On the Horizon – Top Markets and Investment Asset Classes on the Rise

Hear from Mark Peterson, Audrey Carlson and other leading industry experts in our webinar, “On the Horizon – Top Markets and Investment Asset Classes on the Rise”, as they discuss how current rental market conditions, primary, secondary and tertiary markets, MSA market outlook, comparisons of asset classes and more. This webinar features a SFR, BFR and multi-family market update from Don Walker, courtesy of John Burns Real Estate Consulting.

If you would like a copy of the slides, please contact Don Walker from John Burns Real Estate Consulting at dwalker@realestateconsulting.com.

Webinar Q&A

Audience questions answered by featured speakers.

Q: Is a single site Build-for-Rent portfolio a better investment option than a scattered lot SFR portfolio and why?

A: The benefits of SFR scattered lot portfolios are expected lower costs and they are likely faster to market rather than entitling, developing lots, building homes, then leasing out – superior optionality when it comes time to sell the homes.  The single-family for-sale market is the most liquid real estate class in the country with 5M to 6M homes sold every year.   SFR scattered lot portfolios, however, experience less efficient management due to geographic issues and have likely higher R&M costs.

Build-for-Rent portfolios can create product that fits the needs of today’s renters regarding size, bedroom/bathroom configuration, finishings, etc. New product translates into lower R&M in the near to mid-term and concentration allows for more efficient management.  With these BFR portfolios, concentration risk increases and the costs and timing to get homes ready for leasing are more and longer than older scattered SFR homes.  There is a strong appetite for this product from investors, but it’s not nearly as liquid as selling into the broader existing home market. 

Q: What do you define as primary, secondary and tertiary markets?

A: There are primary, secondary, and tertiary metro areas and then within all of these MSAs one can argue there are primary, secondary, and tertiary markets.  Phoenix, Dallas, Houston, Atlanta are examples of primary.  San Antonio, Charlotte, Salt Lake are examples of secondary markets while markets such as Tucson, Savannah, Panama City may be considered tertiary.

The most prominent metrics are population growth, number of units sold, and dollar volume of units sold. There are a slew of other factors, but if we focus on population growth, primary is more than 5MM, secondary is 2MM to 5MM, and tertiary is less than 2MM. Again, these are rough ballparks and not singularly determinant of what a market is defined as.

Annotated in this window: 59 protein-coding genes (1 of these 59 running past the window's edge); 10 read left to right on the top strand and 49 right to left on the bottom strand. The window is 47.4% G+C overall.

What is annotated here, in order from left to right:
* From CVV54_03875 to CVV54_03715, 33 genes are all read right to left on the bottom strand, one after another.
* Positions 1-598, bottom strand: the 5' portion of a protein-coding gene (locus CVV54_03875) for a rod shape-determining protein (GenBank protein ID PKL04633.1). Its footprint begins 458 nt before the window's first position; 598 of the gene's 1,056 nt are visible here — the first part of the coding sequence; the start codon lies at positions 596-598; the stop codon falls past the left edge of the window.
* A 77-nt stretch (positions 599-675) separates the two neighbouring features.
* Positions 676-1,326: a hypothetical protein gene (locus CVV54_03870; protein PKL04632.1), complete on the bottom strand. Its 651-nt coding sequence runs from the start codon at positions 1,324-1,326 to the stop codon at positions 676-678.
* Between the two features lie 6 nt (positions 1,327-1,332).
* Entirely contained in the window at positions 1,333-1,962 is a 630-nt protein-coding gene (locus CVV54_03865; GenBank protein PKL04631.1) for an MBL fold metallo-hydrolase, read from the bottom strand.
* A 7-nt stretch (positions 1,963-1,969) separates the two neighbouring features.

Q: When it comes to market appreciation versus the risk factor, do you think primary/secondary or tertiary markets are a better investment?

A: There are many factors to consider here.  How do growth rates compare?  Is the tertiary market growing rapidly and someday we may consider it a primary market – is Huntsville the next Nashville?  What is driving the job growth – is it diversified or is it dependent upon one sector and is that growth sustainable due to a local competitive advantage? 

Q: What are the top challenges you see SFR investors facing? What’s a good data-driven approach for SFR investing?

A: A top challenge is finding deals that make sense from a debt-service perspective, given the astronomical HPA most every market has seen. Dive into the market you are interested in — analyze and model population growth, drivers behind job growth, and other key metrics. And, perhaps most importantly, do not add a property for the sake of adding a property to your portfolio. The market will eventually normalize, and you do not want to have a portfolio built on top priced properties. 

Q: Which markets do you see mobile homes doing well vs not doing well?

A: Mobile home parks are a very established and recognized asset class that work in many markets. The largest obstacle to starting one today will be obtaining zoning. If the concept is expanded to include modular homes, meaning homes constructed at least partially offsite, but are traditionally built and are placed on a slab or foundation, then many markets would be appropriate. We have spoken to many groups exploring this option because it generally provides a quicker finish schedule, has the look and feel of a site-built home, and is generally subject to the same zoning.

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